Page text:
Tuesday, June 7, 2011

Milk: Making home made Yogurt

I've been making yogurt for the last 6 years.  I started off using store-bought milk, but once we got a cow and now goats, I use their fresh milk instead.  It's hard to justify buying the stuff in the store, it's hugely expensive, full of artificial stuff and lots and lots of sugar.  My family is in love with yogurt.  Me?   Not so much!

Sometimes I skim the heavy cream off the milk.  When the yogurt has set up it makes a thick yellow layer which, although my hubby loves, the kids tend to shy away from.  I save the cream for making ice cream instead.  Now that they have no problem eating!!

I bought a Yogourmet yogurt maker and starter online.  However, instead of the costly starter, now I take a small portion of my previous batch and use that in my next one.  Usually I have a small container just for the starter.  You only need about 2 tablespoons, any more and the yogurt won't set up as well.

Mix 2 liters of milk and 1 packet of unflavored gelatin, bring to 180 degree Fahrenheit.  Take it off the heat, add in sugar if desired, mix well.  I usually add 1/3 to 1/2 cup, once I accidentally-on-purpose 'forgot' to add sugar and the kids refused to eat it.

I then put it in an ice bath in the sink.  You can skip this step, but it takes f-o-r-e-v-e-r to bring it down to 73-77 degrees, the best temp for yogurt.  Once in the ice bath, I add up to 1 tablespoon of vanilla extract.

At 73-77 degrees, pour some into the yogurt container, mix well with the starter, then slowly add in the rest of the cooled milk.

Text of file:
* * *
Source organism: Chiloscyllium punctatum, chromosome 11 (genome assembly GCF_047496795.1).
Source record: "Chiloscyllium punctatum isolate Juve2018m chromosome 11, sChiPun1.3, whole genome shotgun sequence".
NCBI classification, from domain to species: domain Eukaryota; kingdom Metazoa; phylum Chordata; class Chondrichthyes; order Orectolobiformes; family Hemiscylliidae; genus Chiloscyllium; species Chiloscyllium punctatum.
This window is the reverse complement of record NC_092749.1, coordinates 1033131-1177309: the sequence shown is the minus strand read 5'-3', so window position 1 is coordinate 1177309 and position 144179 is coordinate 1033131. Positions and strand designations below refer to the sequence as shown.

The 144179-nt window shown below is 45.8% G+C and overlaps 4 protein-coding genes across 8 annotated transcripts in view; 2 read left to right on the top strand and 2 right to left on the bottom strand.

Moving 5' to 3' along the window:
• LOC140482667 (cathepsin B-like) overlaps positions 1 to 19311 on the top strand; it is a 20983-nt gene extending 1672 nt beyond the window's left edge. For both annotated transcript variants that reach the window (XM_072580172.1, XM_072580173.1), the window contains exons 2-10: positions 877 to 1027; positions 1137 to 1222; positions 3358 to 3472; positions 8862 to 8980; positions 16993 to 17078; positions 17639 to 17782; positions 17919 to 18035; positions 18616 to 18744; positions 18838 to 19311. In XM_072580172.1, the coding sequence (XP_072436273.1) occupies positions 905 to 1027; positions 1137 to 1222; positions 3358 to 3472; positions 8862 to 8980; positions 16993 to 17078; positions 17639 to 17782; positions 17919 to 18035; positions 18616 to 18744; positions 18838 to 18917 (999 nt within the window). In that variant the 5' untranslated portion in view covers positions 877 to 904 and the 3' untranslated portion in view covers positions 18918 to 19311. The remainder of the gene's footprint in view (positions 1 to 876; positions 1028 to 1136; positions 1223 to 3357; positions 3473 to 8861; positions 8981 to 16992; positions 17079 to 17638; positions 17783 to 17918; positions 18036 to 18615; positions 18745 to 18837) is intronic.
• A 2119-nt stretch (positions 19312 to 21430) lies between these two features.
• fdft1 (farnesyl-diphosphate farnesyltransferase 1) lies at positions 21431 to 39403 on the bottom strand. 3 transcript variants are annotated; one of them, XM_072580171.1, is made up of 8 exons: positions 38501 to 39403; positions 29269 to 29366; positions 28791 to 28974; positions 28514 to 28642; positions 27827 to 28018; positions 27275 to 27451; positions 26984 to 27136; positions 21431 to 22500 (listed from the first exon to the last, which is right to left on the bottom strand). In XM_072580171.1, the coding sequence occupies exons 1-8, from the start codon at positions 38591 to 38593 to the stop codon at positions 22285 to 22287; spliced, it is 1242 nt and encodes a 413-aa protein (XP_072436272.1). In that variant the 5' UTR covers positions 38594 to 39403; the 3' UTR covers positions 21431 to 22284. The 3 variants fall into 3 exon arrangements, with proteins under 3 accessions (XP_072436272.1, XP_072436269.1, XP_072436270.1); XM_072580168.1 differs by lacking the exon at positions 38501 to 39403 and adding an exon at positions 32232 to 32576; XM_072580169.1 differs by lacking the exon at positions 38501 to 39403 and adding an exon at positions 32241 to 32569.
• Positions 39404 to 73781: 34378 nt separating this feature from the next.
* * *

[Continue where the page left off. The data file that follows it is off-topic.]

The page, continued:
Incubate in the Yogourmet for 13-15 hours.  I usually make it in the evening after I come in from milking, the yogurt incubates overnight and I put it in the fridge around lunch time.  I let it cool for about 6 hours and the kids enjoy it as dessert after dinner.  I top it with honey, fresh fruit or sauce I've made from fresh fruit.  Sometimes I'll even use the store-bought pancake fruit topping, although it has high fructose corn syrup in it.

I make this at least twice a week, with 3 yogurt loving kids and my hubby, it doesn't last long around here!

Two things that may make your yogurt-making life easier:  invest in a good thermometer and an immersion blender.  I bought a thermometer that beeps when it gets to temp.  This will free you from standing over the stove watching it get to the correct temperature.  The immersion blender is a useful tool, not required for mixing up the yogurt starter, but it does a great job and it's useful in other recipes, too.

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